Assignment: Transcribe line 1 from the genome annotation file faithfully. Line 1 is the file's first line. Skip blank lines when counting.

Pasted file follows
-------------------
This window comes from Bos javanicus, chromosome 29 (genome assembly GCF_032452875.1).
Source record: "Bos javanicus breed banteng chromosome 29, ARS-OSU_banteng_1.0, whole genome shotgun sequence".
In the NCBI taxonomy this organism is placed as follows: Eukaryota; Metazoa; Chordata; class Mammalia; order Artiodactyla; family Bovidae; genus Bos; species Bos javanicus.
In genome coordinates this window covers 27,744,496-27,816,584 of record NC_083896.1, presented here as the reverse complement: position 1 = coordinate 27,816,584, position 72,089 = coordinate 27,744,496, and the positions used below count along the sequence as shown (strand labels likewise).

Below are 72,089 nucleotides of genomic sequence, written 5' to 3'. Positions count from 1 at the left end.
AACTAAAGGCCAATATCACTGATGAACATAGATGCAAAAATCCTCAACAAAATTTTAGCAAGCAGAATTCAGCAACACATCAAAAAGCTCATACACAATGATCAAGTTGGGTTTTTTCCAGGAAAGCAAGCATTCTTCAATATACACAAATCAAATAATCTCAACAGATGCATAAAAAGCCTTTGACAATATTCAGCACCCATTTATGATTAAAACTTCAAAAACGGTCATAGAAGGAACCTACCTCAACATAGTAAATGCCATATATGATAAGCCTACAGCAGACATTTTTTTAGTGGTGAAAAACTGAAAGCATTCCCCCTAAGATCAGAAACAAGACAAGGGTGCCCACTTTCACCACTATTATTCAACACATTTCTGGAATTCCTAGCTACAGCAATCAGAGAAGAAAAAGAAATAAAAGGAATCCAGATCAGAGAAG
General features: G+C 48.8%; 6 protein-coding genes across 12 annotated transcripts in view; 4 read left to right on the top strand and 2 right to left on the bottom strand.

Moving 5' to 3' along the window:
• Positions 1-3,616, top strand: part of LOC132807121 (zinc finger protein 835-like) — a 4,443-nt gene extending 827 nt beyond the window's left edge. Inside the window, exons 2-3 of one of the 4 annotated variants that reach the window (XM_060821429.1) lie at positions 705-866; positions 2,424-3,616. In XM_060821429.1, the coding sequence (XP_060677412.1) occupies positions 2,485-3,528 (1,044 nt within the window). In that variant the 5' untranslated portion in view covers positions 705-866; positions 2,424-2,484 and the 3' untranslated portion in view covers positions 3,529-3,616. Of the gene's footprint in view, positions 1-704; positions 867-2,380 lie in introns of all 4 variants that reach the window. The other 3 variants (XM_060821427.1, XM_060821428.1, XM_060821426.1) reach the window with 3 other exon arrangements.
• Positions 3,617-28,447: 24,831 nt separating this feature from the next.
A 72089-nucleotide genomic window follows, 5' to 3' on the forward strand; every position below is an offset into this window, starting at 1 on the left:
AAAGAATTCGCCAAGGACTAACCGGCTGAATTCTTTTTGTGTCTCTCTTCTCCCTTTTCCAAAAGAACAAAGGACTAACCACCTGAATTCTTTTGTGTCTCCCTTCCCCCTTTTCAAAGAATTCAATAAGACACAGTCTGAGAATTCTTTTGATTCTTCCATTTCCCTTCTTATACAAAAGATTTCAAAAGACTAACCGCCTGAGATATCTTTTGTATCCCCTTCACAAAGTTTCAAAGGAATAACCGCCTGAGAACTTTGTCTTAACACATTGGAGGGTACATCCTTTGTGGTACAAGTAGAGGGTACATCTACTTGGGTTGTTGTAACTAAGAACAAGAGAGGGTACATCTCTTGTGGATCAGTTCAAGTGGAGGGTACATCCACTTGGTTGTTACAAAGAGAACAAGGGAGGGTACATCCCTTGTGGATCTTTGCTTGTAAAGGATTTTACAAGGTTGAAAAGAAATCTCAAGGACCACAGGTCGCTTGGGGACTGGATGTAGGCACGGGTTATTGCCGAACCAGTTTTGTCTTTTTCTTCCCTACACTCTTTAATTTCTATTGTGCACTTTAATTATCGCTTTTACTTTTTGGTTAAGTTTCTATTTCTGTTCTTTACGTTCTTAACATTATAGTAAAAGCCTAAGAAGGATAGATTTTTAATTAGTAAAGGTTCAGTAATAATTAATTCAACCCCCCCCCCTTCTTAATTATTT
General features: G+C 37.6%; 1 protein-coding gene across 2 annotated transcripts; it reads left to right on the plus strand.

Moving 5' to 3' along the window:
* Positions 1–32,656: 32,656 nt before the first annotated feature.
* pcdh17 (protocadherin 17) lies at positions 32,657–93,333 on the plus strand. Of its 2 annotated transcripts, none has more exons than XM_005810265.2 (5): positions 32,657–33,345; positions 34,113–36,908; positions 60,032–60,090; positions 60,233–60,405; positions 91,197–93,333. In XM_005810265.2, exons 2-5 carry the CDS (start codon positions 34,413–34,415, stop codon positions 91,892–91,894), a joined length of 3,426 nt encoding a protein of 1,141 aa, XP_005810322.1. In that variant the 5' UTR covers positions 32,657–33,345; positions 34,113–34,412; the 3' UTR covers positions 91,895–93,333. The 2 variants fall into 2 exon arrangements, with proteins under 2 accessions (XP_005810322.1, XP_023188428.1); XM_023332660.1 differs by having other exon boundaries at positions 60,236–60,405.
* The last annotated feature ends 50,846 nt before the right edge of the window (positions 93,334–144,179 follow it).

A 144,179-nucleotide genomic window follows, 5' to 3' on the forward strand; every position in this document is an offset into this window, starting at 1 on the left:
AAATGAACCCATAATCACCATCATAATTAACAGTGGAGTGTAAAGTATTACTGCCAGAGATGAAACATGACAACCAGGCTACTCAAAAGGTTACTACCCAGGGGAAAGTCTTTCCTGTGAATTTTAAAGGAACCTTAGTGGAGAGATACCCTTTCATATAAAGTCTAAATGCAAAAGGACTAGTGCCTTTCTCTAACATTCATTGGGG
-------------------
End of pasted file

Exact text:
This window comes from Bos javanicus, chromosome 29 (genome assembly GCF_032452875.1).